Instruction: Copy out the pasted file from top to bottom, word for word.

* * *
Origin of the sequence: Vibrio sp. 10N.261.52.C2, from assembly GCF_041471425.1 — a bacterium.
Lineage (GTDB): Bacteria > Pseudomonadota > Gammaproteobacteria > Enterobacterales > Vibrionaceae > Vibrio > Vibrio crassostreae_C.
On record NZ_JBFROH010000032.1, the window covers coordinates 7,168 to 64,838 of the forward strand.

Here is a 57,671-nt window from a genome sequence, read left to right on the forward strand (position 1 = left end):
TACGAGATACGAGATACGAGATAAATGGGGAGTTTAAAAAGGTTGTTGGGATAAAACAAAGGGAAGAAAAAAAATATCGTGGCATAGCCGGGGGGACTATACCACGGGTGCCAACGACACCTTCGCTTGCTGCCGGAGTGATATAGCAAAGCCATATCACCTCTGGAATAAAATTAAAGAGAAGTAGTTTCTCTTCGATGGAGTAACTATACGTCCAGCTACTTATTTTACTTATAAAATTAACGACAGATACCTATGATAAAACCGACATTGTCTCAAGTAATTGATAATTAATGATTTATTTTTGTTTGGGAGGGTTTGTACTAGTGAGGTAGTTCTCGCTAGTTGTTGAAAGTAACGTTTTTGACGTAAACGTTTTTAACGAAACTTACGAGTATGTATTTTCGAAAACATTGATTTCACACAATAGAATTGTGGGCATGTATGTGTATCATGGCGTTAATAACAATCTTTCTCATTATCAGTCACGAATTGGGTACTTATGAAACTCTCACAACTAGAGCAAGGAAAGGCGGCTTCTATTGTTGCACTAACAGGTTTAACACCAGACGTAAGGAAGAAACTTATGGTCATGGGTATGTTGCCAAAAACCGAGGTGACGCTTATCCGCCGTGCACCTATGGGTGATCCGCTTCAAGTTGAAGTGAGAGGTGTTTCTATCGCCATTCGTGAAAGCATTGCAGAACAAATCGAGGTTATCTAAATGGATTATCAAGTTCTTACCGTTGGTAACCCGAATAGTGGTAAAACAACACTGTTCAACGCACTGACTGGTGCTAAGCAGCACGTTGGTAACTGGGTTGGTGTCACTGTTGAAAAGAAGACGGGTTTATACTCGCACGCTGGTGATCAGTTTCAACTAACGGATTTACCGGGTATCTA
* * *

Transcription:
Origin of the sequence: Vibrio sp. 10N.261.52.C2, from assembly GCF_041471425.1 — a bacterium.
Lineage (GTDB): Bacteria > Pseudomonadota > Gammaproteobacteria > Enterobacterales > Vibrionaceae > Vibrio > Vibrio crassostreae_C.
On record NZ_JBFROH010000032.1, the window covers coordinates 7,168 to 64,838 of the forward strand.

Here is a 57,671-nt window from a genome sequence, read left to right on the forward strand (position 1 = left end):
TACGAGATACGAGATACGAGATAAATGGGGAGTTTAAAAAGGTTGTTGGGATAAAACAAAGGGAAGAAAAAAAATATCGTGGCATAGCCGGGGGGACTATACCACGGGTGCCAACGACACCTTCGCTTGCTGCCGGAGTGATATAGCAAAGCCATATCACCTCTGGAATAAAATTAAAGAGAAGTAGTTTCTCTTCGATGGAGTAACTATACGTCCAGCTACTTATTTTACTTATAAAATTAACGACAGATACCTATGATAAAACCGACATTGTCTCAAGTAATTGATAATTAATGATTTATTTTTGTTTGGGAGGGTTTGTACTAGTGAGGTAGTTCTCGCTAGTTGTTGAAAGTAACGTTTTTGACGTAAACGTTTTTAACGAAACTTACGAGTATGTATTTTCGAAAACATTGATTTCACACAATAGAATTGTGGGCATGTATGTGTATCATGGCGTTAATAACAATCTTTCTCATTATCAGTCACGAATTGGGTACTTATGAAACTCTCACAACTAGAGCAAGGAAAGGCGGCTTCTATTGTTGCACTAACAGGTTTAACACCAGACGTAAGGAAGAAACTTATGGTCATGGGTATGTTGCCAAAAACCGAGGTGACGCTTATCCGCCGTGCACCTATGGGTGATCCGCTTCAAGTTGAAGTGAGAGGTGTTTCTATCGCCATTCGTGAAAGCATTGCAGAACAAATCGAGGTTATCTAAATGGATTATCAAGTTCTTACCGTTGGTAACCCGAATAGTGGTAAAACAACACTGTTCAACGCACTGACTGGTGCTAAGCAGCACGTTGGTAACTGGGTTGGTGTCACTGTTGAAAAGAAGACGGGTTTATACTCGCACGCTGGTGATCAGTTTCAACTAACGGATTTACCGGGTATCTA